Love Is Strange
The emotions unleashed by "Love Is Strange" are enormous. It is a patient and, ultimately, transcendent film.
James Toback’s new documentary, “Seduced and Abandoned,” is a perfect Cannes movie: it celebrates cinema, dreaming — as well as Cannes itself. Shot mostly during last year’s festival, the film is a record of a movie project Toback was hoping to launch and develop with Alec Baldwin as a lead. The "political sex adventure" they hope to make has fewer supporters than they counted on, which allows us to see how an idea for a film is pitched, sold, pitched again — and modified in the process.
Toback’s focus is on the tedious process of gathering funds for a movie: the never-ending string of meetings, lunches and negotiations, in which the original vision withers when faced with financial reality. Given the passion Toback has for moviemaking, and the cold facts of the super-cautious market, “Seduced and Abandoned” could easily switch titles with Toback’s own movie, the 1982 “Love & Money.” His new documentary is full of touches Toback previously used in “Tyson,” with prominent use of split-screen and reliance on interviews. Scored with Shostakovich, and punctuated by dreamy shots of a fairground carousel in motion, the film sets out to portray movie business as it is today — the fierce competition, deep anxiety about the future and longing for an earlier era of adventurous filmmaking. The latter is represented here by the usual suspects, from Scorsese to Polanski, with a couple of conspicuous and perhaps crucial absences (Spielberg and Lucas are nowhere to be found).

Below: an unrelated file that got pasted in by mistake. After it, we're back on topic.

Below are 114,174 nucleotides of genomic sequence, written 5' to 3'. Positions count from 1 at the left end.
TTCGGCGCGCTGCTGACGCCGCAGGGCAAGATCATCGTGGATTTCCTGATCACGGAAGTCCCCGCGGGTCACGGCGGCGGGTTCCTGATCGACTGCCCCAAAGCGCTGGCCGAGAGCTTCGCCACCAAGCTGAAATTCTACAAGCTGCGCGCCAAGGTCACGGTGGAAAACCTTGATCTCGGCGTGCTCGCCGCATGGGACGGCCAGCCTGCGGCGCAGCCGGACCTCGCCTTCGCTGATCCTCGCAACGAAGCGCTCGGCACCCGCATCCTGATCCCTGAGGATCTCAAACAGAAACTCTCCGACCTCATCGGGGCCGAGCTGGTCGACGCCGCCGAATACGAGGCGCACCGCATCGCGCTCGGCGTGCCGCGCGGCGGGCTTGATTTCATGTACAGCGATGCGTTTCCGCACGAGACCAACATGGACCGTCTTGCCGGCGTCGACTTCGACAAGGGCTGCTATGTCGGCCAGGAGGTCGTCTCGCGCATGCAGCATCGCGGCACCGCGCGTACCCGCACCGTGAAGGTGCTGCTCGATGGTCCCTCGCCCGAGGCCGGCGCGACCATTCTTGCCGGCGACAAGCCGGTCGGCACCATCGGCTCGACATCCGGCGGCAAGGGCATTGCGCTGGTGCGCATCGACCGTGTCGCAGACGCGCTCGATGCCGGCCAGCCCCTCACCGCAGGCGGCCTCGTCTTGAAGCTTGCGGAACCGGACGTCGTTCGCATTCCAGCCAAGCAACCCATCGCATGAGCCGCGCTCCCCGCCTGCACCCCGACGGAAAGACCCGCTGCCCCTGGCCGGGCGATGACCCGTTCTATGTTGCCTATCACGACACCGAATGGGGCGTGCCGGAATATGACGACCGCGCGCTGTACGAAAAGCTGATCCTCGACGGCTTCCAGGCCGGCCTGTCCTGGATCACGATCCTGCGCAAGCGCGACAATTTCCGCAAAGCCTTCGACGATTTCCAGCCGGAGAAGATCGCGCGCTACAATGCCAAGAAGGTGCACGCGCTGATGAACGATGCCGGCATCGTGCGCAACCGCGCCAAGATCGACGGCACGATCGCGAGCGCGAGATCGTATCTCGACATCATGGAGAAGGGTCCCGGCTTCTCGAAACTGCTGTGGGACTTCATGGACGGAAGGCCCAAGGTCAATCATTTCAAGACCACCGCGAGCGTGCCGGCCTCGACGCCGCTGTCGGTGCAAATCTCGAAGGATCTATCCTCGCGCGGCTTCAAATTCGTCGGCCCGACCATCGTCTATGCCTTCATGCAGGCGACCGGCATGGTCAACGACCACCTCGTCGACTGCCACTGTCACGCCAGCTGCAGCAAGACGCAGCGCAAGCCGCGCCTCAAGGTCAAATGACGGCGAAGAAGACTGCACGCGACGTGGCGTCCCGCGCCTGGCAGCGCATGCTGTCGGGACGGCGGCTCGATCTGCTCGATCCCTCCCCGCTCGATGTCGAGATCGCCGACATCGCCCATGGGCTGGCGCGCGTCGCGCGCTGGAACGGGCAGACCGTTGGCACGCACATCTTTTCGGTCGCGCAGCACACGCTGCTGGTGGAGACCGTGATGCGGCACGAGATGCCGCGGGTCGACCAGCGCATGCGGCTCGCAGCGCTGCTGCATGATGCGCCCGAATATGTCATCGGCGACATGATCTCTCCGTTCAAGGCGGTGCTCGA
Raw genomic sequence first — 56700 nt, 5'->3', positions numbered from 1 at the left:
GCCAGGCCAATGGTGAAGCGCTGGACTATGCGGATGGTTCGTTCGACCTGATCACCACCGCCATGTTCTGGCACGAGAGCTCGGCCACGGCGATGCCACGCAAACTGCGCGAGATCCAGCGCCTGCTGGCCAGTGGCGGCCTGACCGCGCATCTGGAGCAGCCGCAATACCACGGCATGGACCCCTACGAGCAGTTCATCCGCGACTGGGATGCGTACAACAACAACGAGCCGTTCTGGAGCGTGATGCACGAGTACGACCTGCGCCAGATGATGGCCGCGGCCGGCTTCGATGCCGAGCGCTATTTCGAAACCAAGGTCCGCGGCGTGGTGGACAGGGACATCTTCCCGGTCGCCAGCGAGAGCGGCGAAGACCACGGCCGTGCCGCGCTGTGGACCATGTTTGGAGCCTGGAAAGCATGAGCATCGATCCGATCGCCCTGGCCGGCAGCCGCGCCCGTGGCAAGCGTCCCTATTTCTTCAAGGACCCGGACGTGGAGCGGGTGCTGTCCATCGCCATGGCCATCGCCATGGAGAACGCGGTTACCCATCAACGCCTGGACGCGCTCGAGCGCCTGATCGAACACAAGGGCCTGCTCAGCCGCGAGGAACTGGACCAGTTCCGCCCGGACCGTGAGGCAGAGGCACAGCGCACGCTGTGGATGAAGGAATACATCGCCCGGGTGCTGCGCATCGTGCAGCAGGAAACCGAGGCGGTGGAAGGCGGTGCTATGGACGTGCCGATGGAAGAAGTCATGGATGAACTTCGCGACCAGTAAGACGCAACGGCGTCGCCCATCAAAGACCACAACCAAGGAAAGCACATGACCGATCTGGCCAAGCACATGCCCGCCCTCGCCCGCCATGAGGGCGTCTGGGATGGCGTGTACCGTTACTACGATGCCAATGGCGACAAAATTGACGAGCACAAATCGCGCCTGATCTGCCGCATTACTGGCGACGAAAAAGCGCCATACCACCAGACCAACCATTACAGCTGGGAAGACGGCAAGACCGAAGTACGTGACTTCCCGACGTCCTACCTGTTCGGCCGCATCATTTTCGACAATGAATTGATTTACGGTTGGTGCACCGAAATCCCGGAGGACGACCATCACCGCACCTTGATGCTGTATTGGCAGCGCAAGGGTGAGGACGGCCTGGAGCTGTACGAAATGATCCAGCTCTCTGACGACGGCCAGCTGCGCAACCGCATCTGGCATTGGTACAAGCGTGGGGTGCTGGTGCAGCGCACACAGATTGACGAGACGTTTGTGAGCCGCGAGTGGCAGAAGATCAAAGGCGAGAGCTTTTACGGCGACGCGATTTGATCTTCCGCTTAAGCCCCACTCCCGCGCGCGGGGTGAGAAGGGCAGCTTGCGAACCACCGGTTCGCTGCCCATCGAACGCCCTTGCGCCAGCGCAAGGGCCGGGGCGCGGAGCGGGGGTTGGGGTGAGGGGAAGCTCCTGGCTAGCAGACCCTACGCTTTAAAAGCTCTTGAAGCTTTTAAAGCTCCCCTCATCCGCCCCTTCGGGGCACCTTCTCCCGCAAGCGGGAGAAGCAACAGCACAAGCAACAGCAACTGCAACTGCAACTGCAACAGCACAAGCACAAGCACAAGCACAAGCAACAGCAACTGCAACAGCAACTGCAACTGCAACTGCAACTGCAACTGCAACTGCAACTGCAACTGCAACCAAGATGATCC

The film is kind of a bromance, too. Baldwin and Toback not only are inseparable throughout, but have a genuine fondness for each other's company, as well as opposing temperaments — Baldwin serves as reality principle, while Toback is pure moviemaking id.
Two days after the packed screening I attended, I interview Toback in his room at the Carlton Hotel, amidst a homey disarray that accords with the director’s lack of pretense. Energetic, outspoken, looking like a slightly heftier Billy Joel, Toback immediately plunges into the topic of aging and facing mortality, which pervades “Seduced and Abandoned.”
“Since I’m 68 now, I don’t have an overwhelming sense of anything beginning. To me, everything seemed part of youth until I was about 50. At that time, it occurred to me I wasn’t going to live forever. As a result, I don’t give a fuck. I don’t think of the future in terms of long-distance planning, but only in terms of the next move. I don’t want to live too long; I feel there’s a limit I wouldn’t like to cross. Let me put it this way: There’s not an 85-year-old man on this planet that I would like to be.”
When asked about the pessimistic subtext of his film, which keeps reminding the viewer that the "golden era" is over, Toback reflects on the future in extremely pessimistic terms. “I do think the world is collapsing. The cinematic world certainly is. The planet itself is not so much in trouble, as it’s just doomed. The environment, the weaponry — it’s a miracle we’re still here.”